Proud of Rural Health
Rural communities run on pride and social cohesion. There are many reasons why rural communities are great places to live: they are often home to resilient and committed residents who provide innovative and creative solutions to the challenges they face. However, they are also places with some of the most challenging access to care issues. Good access to care is the lifeline we all need, and when it’s not accessible or affordable, it becomes hazardous to our health.
I grew up in rural North Carolina. When we needed to go to a doctor, my parents couldn’t necessarily get off work to take us. And to top it off, there were only a couple of doctors in the county, and only one — Dr. Lane — took patients who were black.
Like so many rural areas, the people who lived and worked in my hometown rallied and relied on each other. Dr. Lane would see us in his home in the evenings and on weekends. People in my community like Dr. Lane saw the inequity and challenges of people trying to make a good living. He and others adjusted to fit their neighbors' lives instead of the other way around. Looking back, I see how unbelievably lucky we were.
I worry that the same issue of access to care is still today such a prevalent and serious barrier to health, particularly in Colorado. According to the Colorado Health Report Card Data Spotlight, we as a state are more than 70 percent rural in geography. Generally, in rural areas, residents face a lack of available providers of all types, including physicians, nurses, pharmacists, etc. While some rural communities may have a local clinician or two, there often are not enough providers to serve the physical, behavioral and oral health needs of the entire area.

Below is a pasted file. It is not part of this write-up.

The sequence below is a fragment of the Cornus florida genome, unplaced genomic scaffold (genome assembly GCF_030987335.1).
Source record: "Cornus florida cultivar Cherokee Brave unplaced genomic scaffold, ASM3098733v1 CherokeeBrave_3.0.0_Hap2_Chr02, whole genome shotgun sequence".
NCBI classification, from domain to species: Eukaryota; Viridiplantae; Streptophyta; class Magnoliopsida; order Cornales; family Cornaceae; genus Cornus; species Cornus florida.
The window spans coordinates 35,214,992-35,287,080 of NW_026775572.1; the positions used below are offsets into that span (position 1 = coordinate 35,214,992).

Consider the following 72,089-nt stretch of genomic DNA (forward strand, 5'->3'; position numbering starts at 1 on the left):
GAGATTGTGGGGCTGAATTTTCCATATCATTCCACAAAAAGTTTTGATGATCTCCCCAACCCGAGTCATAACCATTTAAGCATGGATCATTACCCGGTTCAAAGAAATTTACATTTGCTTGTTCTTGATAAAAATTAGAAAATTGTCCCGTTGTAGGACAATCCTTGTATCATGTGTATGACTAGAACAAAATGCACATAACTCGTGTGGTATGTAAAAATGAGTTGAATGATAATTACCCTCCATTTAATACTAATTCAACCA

The bottom line is that the state of Colorado’s health won’t improve unless rural communities are healthy. We have to pay attention to our rural communities and how rural residents are able to receive care. I am encouraged that a major theme of bipartisan discussion in the 2017 state legislative session was about rural communities and the sustainability of the core institutions and infrastructure they need to thrive. Both sides of the aisle considered the unique experiences of rural Coloradans and focused on important questions of how we can do better as a state in supporting our rural communities and the families who live there.
As a Colorado resident now, my desire is to walk into any rural or frontier Colorado town and hear residents exude pride about being a healthy community. Not only are lawmakers acting, but we at the Foundation are committed to boosting rural health in every corner of the state. We have to bring the resources and a determination to address inequities between urban and rural Colorado. We are determined to help communities with a population of 2,000 just as we do communities of 200,000.
The Foundation is working toward contributing our resources — along with our insights and a listening ear to rural Colorado. We will work with communities using their expertise to strengthen the health of Coloradans. All Colorado communities should be known for — and have pride for — improving health and giving every resident the opportunity to live their healthiest lives.